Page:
20:45 Really appreciate your help

20:45 seancorfield: what were you using before mac?

20:46 mittchel: Windows

20:46 haha

20:46 Don't insult me now I said that

20:46 seancorfield: so you're still getting used to Terminal and *nix? :)

20:46 gfredericks: C:\

20:46 mittchel: Yep basicly.

20:46 Weird thing was like I tried to ping a website

20:46 and it kept on going

20:46 haha

20:46 seancorfield: hey, i have win xp and win 8 in VMs on my mac!

20:47 mostly to practice emacs / leiningen / clojure setup on so i can help others :)

20:47 although i run sql server express on xp so i can test clojure.java.jdbc

20:47 mittchel: haha great

20:47 Does that work good?

20:48 seancorfield: it works well enough to unit test c.j.jdbc against the MS jdbc driver and the jtds driver :)

20:49 i don't use windows for much except testing stuff when i have to

20:49 mittchel: my bin folder is actually in the main folder where Users map also is

20:49 seancorfield: i'm trying to avoid installing postgresql and oracle locally but at some point i'll probably do it so i can better test c.j.jdbc against those :(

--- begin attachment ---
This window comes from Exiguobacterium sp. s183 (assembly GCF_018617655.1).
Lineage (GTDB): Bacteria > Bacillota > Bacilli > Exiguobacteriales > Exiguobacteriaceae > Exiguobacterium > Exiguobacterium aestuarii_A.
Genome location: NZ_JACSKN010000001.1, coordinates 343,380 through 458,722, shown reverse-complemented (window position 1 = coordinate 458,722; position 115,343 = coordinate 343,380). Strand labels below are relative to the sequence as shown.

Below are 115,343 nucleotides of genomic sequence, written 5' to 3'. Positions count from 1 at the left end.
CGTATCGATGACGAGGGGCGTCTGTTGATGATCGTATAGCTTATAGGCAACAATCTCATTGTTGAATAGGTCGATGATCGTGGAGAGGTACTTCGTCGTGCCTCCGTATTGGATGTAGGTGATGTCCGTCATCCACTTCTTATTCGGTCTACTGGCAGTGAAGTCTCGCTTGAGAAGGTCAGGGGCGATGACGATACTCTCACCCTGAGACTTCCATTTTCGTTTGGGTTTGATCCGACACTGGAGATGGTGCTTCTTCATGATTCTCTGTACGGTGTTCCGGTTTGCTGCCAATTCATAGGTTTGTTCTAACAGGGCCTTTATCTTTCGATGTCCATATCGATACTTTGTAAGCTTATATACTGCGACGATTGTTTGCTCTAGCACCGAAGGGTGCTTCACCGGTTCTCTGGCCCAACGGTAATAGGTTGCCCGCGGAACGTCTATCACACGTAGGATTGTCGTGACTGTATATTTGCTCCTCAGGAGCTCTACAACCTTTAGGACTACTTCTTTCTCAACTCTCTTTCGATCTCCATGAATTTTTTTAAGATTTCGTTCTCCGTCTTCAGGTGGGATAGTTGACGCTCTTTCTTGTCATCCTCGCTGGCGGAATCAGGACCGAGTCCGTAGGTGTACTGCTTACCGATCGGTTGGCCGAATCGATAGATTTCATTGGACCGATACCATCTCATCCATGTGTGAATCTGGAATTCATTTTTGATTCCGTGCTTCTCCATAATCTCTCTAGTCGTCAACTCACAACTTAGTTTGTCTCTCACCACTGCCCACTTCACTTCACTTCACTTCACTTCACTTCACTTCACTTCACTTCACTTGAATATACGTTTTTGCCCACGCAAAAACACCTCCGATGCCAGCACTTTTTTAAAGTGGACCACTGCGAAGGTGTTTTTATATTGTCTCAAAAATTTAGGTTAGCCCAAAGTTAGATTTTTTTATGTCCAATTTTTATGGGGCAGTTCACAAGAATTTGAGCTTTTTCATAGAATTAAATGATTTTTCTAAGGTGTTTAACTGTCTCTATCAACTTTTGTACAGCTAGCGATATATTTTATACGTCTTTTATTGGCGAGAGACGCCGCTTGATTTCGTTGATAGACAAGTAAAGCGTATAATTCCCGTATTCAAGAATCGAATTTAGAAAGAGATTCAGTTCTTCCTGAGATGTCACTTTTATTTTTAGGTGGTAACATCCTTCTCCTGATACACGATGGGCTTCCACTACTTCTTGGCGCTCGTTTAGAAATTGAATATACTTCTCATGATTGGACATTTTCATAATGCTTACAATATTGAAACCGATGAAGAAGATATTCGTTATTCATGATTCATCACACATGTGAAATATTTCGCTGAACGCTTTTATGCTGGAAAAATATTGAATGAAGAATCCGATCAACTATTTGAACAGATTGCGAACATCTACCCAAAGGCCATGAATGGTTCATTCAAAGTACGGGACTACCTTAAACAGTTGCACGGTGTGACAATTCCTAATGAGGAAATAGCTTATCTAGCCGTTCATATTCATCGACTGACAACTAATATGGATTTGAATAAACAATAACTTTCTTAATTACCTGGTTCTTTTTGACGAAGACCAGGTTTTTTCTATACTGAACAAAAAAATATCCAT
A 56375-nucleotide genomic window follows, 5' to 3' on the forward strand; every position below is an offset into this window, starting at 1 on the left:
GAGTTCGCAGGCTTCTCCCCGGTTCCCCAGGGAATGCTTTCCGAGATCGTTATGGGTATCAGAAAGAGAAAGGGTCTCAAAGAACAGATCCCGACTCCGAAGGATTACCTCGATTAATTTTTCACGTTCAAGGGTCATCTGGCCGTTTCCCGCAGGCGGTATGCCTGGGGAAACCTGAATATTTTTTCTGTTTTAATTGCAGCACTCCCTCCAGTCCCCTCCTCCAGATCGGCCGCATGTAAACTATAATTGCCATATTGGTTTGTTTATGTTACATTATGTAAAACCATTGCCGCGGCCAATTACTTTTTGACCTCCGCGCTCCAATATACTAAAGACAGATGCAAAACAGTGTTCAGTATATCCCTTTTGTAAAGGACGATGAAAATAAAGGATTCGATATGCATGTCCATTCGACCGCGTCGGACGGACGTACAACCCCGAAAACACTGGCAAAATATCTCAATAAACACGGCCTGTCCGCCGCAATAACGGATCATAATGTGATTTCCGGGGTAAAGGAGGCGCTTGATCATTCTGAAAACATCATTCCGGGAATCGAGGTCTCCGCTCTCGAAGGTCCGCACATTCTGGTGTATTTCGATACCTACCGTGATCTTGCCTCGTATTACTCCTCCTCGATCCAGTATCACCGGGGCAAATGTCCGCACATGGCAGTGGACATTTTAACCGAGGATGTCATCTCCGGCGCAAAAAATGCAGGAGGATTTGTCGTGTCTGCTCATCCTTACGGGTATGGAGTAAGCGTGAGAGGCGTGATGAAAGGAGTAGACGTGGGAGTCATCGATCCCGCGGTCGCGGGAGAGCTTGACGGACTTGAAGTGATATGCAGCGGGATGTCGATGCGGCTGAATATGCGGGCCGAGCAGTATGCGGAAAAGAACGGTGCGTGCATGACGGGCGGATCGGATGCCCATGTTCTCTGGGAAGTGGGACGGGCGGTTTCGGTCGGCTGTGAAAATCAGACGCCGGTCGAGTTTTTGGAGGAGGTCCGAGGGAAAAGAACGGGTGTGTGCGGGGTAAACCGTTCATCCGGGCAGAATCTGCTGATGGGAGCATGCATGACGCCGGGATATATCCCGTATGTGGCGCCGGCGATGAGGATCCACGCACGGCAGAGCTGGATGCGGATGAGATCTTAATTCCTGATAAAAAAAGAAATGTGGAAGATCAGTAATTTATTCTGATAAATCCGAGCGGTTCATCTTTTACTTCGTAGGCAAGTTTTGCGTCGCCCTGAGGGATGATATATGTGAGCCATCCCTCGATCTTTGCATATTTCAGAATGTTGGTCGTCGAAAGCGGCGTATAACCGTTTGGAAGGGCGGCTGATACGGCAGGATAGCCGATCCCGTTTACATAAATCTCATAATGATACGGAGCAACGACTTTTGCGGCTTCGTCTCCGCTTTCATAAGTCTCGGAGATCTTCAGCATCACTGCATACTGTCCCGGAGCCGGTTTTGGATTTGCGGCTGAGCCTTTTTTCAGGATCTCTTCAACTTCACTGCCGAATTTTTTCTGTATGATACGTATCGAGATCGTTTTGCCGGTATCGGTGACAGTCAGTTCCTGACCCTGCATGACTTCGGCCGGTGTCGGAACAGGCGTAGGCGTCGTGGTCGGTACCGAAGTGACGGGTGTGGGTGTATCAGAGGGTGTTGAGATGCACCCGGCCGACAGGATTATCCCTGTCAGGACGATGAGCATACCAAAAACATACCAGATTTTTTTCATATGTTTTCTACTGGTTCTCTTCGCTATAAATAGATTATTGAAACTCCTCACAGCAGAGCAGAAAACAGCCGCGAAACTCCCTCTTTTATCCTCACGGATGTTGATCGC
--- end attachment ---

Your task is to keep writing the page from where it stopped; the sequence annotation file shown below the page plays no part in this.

20:50 mittchel: ~/bin should be /Users/{username}/bin - that's the most common place

20:50 mittchel: Alright, well the bin folder I mean is actually private anyways:P

20:50 seancorfield Could you give me 10% of your clojure knowlodge?

20:50 seancorfield: although you could always put the lein script in /usr/bin - unix system bin folder

20:50 mittchel: haha

20:51 You know whats giving me a hard time in mac

20:51 seancorfield: lol... i'm still pretty new... i only started with clojure in 2010... went to amit rathore's "pro bootcamp" one saturday

20:51 mittchel: simply creating a folder.. you have to press somewhere that is not a file lol

20:51 seancorfield: best $200 i ever spent

20:51 mittchel: haha

20:52 2010

20:52 that's 2 years

20:52 uvtc: mittchel: Although it's focus is on getting set up on GNU/Linux, you might have a look at this: <http://www.unexpected-vortices.com/clojure/brief-beginners-guide/&gt;.